Additional Math Pages & Resources

Wednesday, March 31, 2010

Math of Nuts and Bolts

You might think I made a mistake in the blog title. I hear you saying "It ought to be the Nuts and Bolts of Math." Not today. As you can see, these are real bolts (no nuts in this photo, though).

NOTE - Bolts may also be called fasteners, screws or other terms.

Bolts are identified in a number of ways. All using NUMBERS. We can describe the:
  • diameter of the bolt (thickness of the shaft)
  • length of the bolt
  • length of the thread portion
  • form or shape of the thread
  • angle of the thread
  • pitch of the thread
  • size and depth of the thread
  • type of head on the bol
  • handedness (rotation to tighten)
  • material
  • grade or strength

Only one bolt in this set is designed to screw into wood. It cuts its own threads as it is turned into a pre-drilled hole. All the other bolts are designed to screw into a matching set of threads.

Two of the bolts have fine threads while the rest have been cut with coarse threads.

Two of these bolts may be called socket cap bolts, or more commonly, Allen bolts. These are used in places where a regular wrench wouldn't easily fit.

Five bolts have a non-threaded portion at the top of the shank of the bolt, just below the head. That leaves space for a washer, or for the bolt to pass through and retain a separate piece of material.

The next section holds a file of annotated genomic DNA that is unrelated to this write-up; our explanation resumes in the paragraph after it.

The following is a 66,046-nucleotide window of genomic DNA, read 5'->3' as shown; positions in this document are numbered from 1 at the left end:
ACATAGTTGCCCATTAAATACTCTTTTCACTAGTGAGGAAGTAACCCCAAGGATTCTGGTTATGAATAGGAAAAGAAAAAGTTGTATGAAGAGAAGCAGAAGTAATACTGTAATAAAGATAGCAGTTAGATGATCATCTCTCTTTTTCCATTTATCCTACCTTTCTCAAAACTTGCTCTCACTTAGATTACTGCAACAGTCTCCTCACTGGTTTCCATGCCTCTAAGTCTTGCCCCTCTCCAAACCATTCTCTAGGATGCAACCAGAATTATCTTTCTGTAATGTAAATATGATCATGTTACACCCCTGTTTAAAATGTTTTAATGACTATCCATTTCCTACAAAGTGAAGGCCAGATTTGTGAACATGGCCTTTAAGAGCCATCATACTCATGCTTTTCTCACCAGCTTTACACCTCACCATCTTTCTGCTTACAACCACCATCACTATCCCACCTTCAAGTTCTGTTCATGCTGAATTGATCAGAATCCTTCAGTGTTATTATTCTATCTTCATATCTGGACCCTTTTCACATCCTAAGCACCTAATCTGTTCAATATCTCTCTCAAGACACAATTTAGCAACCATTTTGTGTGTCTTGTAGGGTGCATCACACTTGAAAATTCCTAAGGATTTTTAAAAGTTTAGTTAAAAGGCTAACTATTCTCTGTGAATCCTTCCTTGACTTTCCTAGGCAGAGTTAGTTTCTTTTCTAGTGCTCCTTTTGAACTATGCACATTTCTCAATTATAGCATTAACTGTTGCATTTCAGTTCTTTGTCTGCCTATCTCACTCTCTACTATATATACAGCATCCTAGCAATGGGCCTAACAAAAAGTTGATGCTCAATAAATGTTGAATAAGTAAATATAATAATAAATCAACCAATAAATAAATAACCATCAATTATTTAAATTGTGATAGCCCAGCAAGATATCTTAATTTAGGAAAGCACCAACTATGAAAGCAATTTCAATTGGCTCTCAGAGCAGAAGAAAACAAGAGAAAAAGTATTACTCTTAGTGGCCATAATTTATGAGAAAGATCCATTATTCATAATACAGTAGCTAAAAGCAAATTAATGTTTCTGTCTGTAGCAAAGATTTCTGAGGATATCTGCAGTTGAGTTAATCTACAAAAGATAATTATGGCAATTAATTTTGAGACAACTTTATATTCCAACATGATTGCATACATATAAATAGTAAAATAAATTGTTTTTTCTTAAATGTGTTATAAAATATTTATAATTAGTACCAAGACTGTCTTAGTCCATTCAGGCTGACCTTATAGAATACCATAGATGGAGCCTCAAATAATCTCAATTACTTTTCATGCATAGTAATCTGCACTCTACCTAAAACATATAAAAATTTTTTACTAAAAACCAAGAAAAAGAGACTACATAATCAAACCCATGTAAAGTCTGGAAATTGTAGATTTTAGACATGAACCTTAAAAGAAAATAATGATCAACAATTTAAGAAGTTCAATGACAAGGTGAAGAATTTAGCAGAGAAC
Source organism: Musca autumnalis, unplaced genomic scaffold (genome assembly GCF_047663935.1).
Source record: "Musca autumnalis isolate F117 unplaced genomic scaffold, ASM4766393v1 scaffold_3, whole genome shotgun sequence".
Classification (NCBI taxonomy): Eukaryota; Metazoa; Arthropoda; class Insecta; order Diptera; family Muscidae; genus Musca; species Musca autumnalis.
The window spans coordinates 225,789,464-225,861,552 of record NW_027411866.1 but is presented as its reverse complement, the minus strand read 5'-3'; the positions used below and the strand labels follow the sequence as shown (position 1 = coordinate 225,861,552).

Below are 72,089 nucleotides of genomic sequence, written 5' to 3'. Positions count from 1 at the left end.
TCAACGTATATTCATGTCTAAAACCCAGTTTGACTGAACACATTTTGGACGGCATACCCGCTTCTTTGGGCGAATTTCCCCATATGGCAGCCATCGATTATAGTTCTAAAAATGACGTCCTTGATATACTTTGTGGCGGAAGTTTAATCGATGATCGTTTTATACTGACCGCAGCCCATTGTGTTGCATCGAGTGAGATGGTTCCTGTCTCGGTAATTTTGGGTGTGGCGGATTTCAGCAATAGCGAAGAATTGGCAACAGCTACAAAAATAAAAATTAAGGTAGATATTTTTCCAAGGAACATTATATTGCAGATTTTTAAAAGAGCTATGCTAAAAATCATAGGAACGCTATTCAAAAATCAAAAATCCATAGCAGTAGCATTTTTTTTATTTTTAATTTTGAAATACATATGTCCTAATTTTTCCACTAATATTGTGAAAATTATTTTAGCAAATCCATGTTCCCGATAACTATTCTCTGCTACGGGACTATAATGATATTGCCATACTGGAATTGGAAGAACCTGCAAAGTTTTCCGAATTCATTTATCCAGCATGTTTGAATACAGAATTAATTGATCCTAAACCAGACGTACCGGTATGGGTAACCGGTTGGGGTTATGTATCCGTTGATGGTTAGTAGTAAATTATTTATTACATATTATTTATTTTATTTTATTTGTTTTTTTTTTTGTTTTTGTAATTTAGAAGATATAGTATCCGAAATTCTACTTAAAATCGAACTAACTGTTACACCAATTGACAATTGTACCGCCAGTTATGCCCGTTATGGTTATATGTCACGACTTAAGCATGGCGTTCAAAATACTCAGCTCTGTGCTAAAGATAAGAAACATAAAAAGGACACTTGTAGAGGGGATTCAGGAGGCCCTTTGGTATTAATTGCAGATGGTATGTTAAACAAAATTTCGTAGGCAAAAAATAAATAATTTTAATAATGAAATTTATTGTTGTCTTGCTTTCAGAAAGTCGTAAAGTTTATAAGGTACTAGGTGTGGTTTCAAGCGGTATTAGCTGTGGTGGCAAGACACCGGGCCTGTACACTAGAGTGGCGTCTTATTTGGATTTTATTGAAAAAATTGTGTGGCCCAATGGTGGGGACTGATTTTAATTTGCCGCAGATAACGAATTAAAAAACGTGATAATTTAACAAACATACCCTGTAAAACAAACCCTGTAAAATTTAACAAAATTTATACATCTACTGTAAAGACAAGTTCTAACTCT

Here are a few more. The color differences reveal the fact that some of them are of different material. One has no head, but has a collar in the middle. One has a conically-tapered head that fits a matching recess. Another has a domed cap and a square shape above the threads. Another has a lock washer, large washer and nut. Finally, one nut with a rounded bottom end is here too!

Here are some of the bolt heads. You can see that different tools must be used to turn them, and also some code markings on them. The markings reveal the strength of the bolts.

You can see that without a math education it would be very hard to distinguish between all these bolts!

They are everywhere - more than 200 billion are used every year in the USA.

In case you are wondering, No, Excel Math is not a hardware store. But our pal Joe accumulates lots of interesting bolts in his business, and he loaned me a few of them for today's blog. Thanks, Joe.

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